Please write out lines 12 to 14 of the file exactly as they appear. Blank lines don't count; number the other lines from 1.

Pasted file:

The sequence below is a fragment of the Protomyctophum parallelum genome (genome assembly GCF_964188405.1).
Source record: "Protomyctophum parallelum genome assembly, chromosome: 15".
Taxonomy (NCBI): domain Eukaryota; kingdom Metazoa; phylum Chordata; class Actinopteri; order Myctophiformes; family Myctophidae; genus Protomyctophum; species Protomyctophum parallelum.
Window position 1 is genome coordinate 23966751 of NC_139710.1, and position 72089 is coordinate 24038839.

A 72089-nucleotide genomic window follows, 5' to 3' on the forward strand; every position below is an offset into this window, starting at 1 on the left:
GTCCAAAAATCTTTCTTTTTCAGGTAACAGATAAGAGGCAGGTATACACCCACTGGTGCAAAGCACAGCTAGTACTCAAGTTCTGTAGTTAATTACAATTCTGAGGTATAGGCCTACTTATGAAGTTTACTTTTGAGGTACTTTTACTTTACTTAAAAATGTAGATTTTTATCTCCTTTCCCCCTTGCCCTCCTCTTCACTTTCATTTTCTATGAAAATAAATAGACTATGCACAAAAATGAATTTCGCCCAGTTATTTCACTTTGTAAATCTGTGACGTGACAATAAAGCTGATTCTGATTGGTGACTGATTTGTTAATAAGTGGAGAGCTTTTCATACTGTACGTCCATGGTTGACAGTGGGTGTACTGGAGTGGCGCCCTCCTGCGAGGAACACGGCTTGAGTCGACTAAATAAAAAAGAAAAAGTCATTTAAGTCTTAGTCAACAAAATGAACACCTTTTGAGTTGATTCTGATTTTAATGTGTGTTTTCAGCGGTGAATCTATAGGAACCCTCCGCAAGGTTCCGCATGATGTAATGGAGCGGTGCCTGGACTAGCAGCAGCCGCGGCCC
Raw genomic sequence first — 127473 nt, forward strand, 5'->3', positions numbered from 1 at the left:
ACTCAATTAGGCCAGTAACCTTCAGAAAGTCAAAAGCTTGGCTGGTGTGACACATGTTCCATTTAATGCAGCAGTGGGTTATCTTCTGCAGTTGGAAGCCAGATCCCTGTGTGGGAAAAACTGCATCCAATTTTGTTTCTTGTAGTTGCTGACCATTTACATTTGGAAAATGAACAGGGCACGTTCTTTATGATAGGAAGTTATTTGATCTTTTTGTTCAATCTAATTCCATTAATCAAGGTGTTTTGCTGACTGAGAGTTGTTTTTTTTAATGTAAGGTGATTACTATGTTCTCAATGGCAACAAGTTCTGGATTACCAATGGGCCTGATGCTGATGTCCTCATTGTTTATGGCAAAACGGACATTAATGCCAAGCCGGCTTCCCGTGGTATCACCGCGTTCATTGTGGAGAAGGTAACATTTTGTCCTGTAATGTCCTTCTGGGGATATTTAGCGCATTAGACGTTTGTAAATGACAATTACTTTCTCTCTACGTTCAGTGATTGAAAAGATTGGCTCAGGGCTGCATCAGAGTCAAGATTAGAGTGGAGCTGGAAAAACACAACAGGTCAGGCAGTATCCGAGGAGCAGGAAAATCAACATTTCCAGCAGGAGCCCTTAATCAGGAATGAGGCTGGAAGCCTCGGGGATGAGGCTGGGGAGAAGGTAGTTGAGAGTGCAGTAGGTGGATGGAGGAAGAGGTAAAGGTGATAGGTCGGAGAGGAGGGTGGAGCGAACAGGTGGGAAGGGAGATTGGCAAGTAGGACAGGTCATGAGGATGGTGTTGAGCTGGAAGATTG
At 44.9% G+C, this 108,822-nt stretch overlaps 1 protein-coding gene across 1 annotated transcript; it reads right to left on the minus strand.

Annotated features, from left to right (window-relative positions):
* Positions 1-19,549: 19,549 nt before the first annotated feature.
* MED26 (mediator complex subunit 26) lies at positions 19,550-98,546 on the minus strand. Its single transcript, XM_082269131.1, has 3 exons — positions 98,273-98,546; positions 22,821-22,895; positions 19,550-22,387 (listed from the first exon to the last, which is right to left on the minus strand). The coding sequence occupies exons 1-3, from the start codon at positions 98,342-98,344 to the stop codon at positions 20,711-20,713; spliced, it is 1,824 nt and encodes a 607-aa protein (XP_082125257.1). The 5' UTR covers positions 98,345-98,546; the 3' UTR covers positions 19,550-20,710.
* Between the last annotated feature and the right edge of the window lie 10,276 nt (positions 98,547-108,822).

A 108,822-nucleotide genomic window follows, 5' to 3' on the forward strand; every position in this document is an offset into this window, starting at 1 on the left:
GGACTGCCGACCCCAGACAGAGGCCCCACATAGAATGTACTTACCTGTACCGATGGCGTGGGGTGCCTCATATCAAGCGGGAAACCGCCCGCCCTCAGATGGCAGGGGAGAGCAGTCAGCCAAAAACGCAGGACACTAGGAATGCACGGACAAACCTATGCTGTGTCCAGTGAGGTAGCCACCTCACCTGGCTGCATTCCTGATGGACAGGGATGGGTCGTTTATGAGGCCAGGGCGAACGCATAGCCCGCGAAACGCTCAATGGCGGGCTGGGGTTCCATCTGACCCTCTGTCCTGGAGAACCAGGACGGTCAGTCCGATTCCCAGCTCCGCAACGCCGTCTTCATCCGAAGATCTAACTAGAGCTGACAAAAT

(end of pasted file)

* MED26 (mediator complex subunit 26) lies at positions 19,550-98,546 on the minus strand. Its single transcript, XM_082269131.1, has 3 exons — positions 98,273-98,546; positions 22,821-22,895; positions 19,550-22,387 (listed from the first exon to the last, which is right to left on the minus strand). The coding sequence occupies exons 1-3, from the start codon at positions 98,342-98,344 to the stop codon at positions 20,711-20,713; spliced, it is 1,824 nt and encodes a 607-aa protein (XP_082125257.1). The 5' UTR covers positions 98,345-98,546; the 3' UTR covers positions 19,550-20,710.
* Between the last annotated feature and the right edge of the window lie 10,276 nt (positions 98,547-108,822).

A 108,822-nucleotide genomic window follows, 5' to 3' on the forward strand; every position in this document is an offset into this window, starting at 1 on the left: